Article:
PETALING JAYA: Sukuk (Islamic bonds) are expected to continue to play a dominant role in Malaysia’s debt market due to strong appetite for higher-yielding instruments as global interest rates are expected to remain low in 2021, said Malaysian Rating Corp Bhd (MARC) group CEO Datuk Jamaludin Nasir.
The value of corporate bond and sukuk issuances this year is estimated to remain between RM100 billion and RM110 billion, similar to that in the previous year, based on the narrative of rebuilding the nation in these challenging times, he said, adding that this is backed by firmer crude oil prices, accommodative policies for Islamic finance, and expectations for economic recovery.
“For 2021, we believe that sukuk will continue to play a dominant role in Malaysia’s debt market,” Jamaludin said in his speech at the MARC Malaysia Bond and Sukuk Conference 2021 today.
He noted that global sukuk issuance is slated to grow this year amid the deployment of Covid-19 vaccination programmes and the resumption of economic activities.
Jamaludin said the total outstanding sukuk issued by Malaysian entities amounted to US$286.8 billion (RM118.57 billion) year to date, or an equivalent of 39.6% of total global outstanding, well ahead of Saudi Arabia’s US$163.7 billion and Indonesia’s US$100.5 billion sukuk market.
“Sukuk issued by Malaysia have also gained traction among foreign investors, evidenced by the recent issuance of the US$1.3 billion US dollar-denominated sustainability sukuk which recorded a bid-to-cover ratio of 6.4 times,” he said.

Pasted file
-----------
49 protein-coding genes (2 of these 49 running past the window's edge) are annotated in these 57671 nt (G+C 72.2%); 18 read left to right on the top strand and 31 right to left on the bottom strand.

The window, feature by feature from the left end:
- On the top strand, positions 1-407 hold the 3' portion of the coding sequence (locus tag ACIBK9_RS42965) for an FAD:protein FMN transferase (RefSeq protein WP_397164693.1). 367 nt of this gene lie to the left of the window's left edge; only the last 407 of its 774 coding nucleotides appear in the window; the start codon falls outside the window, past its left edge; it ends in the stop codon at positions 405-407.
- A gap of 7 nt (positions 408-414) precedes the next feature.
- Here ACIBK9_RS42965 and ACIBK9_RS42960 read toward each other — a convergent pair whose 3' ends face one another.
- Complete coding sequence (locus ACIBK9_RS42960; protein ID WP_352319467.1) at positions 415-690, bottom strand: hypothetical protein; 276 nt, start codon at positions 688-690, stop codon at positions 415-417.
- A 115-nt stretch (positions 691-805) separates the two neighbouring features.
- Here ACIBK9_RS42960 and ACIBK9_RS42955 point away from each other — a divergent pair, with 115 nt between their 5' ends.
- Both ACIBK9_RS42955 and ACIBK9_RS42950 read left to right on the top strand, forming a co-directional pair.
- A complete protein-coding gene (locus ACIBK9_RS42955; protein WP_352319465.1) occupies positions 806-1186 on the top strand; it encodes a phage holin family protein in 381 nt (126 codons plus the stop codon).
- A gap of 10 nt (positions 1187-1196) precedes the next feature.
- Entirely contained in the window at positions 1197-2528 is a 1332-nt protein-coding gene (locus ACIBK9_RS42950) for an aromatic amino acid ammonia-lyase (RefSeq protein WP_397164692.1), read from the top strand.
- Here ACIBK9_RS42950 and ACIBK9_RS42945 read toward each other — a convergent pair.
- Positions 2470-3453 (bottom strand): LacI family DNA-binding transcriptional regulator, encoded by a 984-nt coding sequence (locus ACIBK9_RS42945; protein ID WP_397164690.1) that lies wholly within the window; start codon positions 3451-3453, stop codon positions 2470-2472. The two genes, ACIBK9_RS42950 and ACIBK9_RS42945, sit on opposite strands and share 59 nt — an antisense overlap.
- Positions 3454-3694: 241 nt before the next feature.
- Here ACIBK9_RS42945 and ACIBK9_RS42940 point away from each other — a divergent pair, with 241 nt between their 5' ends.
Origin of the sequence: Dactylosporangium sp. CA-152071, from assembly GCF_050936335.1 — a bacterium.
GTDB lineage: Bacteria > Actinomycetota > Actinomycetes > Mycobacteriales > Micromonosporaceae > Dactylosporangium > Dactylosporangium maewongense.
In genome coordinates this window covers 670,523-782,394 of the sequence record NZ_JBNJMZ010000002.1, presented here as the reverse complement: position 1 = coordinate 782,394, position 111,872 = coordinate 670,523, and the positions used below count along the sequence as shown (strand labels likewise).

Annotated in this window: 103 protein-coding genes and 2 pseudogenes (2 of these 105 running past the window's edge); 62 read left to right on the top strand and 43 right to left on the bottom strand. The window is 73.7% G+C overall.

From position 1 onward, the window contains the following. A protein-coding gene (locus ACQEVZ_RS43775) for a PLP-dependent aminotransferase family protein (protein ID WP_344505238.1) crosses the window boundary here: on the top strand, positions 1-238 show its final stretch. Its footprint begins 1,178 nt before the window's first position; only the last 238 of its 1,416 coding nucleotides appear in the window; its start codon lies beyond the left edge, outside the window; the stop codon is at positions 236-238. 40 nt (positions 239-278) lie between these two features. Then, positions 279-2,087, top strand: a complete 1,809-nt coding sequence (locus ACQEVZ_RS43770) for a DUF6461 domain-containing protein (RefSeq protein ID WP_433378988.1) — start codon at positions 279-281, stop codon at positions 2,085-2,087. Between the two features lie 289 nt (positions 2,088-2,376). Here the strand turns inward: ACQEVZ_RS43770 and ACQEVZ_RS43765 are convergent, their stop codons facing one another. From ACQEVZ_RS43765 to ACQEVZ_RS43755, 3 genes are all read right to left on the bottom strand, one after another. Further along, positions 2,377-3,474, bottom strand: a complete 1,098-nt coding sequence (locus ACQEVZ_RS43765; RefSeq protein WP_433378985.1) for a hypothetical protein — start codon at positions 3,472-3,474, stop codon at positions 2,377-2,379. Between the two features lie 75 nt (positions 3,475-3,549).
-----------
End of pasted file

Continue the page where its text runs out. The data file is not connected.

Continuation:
On the debt market, Securities Commission Malaysia chairman Datuk Syed Zaid Albar pointed out the need to broaden the credit spectrum to include smaller bond issuers, given the significant contribution of micro, small and medium enterprises to gross domestic product and employment.
Although the domestic bond market grew to RM1.6 trillion in 2020 from RM1.49 trillion in 2019 despite the challenging environment, Syed Zaid said, there is a need for growth to be sustainable.
“The challenge is adapting the bond and sukuk markets to provide cost-effective means for small and lower-rated issuers to raise funds to meet their growth and expansion plans. This is particularly important because the greater or more inventive use of traditional assets alone will not be enough to foster better growth,” he said in his keynote speech for the conference.
Looking ahead, the SC chairman stated that the overall landscape will likely continue to be uncertain with the after-effects felt long after the Covid pandemic has ended.